Des Pres, Terrence. The Survivor: An Anatomy of Life in the Death Camps. Oxford:                     Oxford University Press, 1976.



Terrence Des Pres, in his book The Survivor: An Anatomy of Life in the Death Camps, approaches the survivor’s memoirs to not further describe the horrific events, but rather, as a study of human nature. Essentially, Des Pres’ focus is on man’s endurance and adaptability while living through such shocking times. The author wants his readers to have a clearer understanding of how a single person, or a group of people, responds to cruelty against their person and their honor. He believes that survival equated existence in the death camps. Des Pres is straightforward in his approach, and writes that he is “…not directly concerned with the concentration camps, but with the people who suffered those places, who endured that evil and returned to bear witness.” (p. v)

In 1962 Terrence Des Pres graduated from Southeast Missouri State College. He received his graduate degree in philosophy from Washington University in St. Louis. While at Harvard University he served as a Harvard Junior Fellow and met, and became close friends with, John Nathan, who is currently the Takashima Professor of Japanese Cultural Studies at University of California, Santa Barbara. At Colgate University, Des Pres taught Literature of the Holocaust and held the William Henry Crawshaw Chair in Literature. His most well-known work is The Survivor, but he also wrote Praises and Dispraises that discussed the importance of poetry for survival, which was published posthumously in 1988. Sadly, the author hung himself on November 16, 1987.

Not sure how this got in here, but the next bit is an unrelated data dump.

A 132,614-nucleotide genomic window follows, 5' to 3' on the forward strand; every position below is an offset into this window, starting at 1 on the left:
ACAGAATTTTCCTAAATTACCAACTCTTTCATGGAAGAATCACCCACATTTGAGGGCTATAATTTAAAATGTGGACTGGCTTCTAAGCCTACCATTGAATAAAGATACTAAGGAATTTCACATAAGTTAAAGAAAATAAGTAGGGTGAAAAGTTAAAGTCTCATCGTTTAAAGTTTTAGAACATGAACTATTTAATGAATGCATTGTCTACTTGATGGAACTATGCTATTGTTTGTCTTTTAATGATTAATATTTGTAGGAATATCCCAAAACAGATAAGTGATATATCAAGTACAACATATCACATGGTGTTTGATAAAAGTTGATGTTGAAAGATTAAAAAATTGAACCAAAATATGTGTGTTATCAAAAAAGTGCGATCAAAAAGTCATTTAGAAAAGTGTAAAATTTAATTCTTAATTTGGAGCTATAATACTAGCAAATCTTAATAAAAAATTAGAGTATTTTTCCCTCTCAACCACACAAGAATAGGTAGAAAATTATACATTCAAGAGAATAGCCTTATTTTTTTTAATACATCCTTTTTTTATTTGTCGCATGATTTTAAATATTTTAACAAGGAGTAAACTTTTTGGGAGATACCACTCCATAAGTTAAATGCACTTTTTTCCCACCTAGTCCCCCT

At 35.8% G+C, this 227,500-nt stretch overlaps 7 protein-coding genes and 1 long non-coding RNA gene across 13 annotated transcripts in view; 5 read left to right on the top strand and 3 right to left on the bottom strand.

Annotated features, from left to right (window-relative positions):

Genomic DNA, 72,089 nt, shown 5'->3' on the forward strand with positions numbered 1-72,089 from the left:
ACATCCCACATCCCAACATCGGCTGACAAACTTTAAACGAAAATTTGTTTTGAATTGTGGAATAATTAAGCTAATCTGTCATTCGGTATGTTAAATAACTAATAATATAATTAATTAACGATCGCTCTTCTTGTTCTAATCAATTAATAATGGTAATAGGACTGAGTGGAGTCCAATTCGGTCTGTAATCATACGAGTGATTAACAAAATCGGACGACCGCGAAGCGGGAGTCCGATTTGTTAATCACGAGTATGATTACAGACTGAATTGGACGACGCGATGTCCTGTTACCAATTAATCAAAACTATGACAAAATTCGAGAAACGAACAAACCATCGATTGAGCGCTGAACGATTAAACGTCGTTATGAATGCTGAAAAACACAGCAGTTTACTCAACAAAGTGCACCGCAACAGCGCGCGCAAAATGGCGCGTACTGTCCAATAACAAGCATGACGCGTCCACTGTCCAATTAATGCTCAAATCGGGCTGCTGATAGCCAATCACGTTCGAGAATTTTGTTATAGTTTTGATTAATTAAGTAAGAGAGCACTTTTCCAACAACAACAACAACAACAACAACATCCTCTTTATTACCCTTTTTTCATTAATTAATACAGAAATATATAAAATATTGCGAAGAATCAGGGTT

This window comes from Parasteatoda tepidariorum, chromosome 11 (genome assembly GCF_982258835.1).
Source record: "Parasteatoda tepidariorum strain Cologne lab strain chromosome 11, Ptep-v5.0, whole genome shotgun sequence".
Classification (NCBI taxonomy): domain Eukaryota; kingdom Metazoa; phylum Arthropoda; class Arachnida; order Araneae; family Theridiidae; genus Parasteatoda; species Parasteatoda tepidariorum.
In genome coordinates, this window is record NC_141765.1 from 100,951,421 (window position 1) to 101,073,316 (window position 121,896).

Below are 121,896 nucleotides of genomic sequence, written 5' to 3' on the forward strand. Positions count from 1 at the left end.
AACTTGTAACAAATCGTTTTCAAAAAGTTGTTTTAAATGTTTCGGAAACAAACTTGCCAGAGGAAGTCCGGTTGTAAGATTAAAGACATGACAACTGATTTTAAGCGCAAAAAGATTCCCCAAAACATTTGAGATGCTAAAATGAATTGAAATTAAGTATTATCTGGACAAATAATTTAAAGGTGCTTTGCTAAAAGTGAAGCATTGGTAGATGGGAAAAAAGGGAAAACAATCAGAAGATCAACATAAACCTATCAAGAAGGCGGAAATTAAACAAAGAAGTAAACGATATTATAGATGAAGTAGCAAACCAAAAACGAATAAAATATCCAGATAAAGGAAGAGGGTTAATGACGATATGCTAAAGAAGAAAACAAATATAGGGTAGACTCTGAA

There is much praise for The Survivor. “An important, tormented, tormenting book,” wrote Elie Wiesel. E. O. Wilson, author of Sociobiology wrote that it was “A brilliant and beautifully written book about one of the ultimate human experiences.” “A horrifying, well-written, moving account of how men and women come to survive in the worst of all possible worlds,” a direct quote from the Washington Post. Finally, Nobel Prize winner, Wassily Leontief, fully agrees with Des Pres’ analysis of human nature. Leontief understood what the author wanted his readers to realize, and it is that “…neither cruelty and suffering nor morality and immorality but morale, the indomitable will to maintain human dignity and preserve the spark of life under hardly imaginable conditions…”

Des Pres elucidates how survivors have been portrayed in fictional works and how this has affected how people think of them based on what they have read. It is through fiction, Des Pres feels, that an understanding can be made with “…some framework fixed which mediates the difference between that world and ours.” (p. 6) He uses an example by Albert Camus in The Plague. “But once the town gates were shut, every one of us realized that all…were…in the same boat, and each would have to adapt himself to the new conditions of life.” (p. 7) Des Pres continues in this vein, successfully using fiction as a tool to illustrate the pre-conceived notions of the populace.

From fiction to documents, Des Pres says, is to move from “…an ideal lucidity to the dense anguish of men and women…telling…the story of what they saw and endured in their passage through the concentration camps.” (p. 29) The documents have been written solely because there was a survivor to write them. Des Pres is passionate when he writes that the books and memoirs are proof that heroism is possible. (p. 50) It is ordinary people that were able to go through such hell and then “…take upon themselves the pain of living through it again, in order to fix its detail and make it known.” (p. 50)

An entire chapter, aptly names ‘Excremental Assault,’ centers on the filth and torture endured by the internees. A subjection to filth was borne during the train rides to the camps and once inside, all realized that the dirt and excrement covering them was to become a permanent condition. Typhus and dysentery were endured by all. Excrement surrounded them and became part of everyday reality. What is truly amazing, Des Pres adds, is not that so many died, but that any survived at all.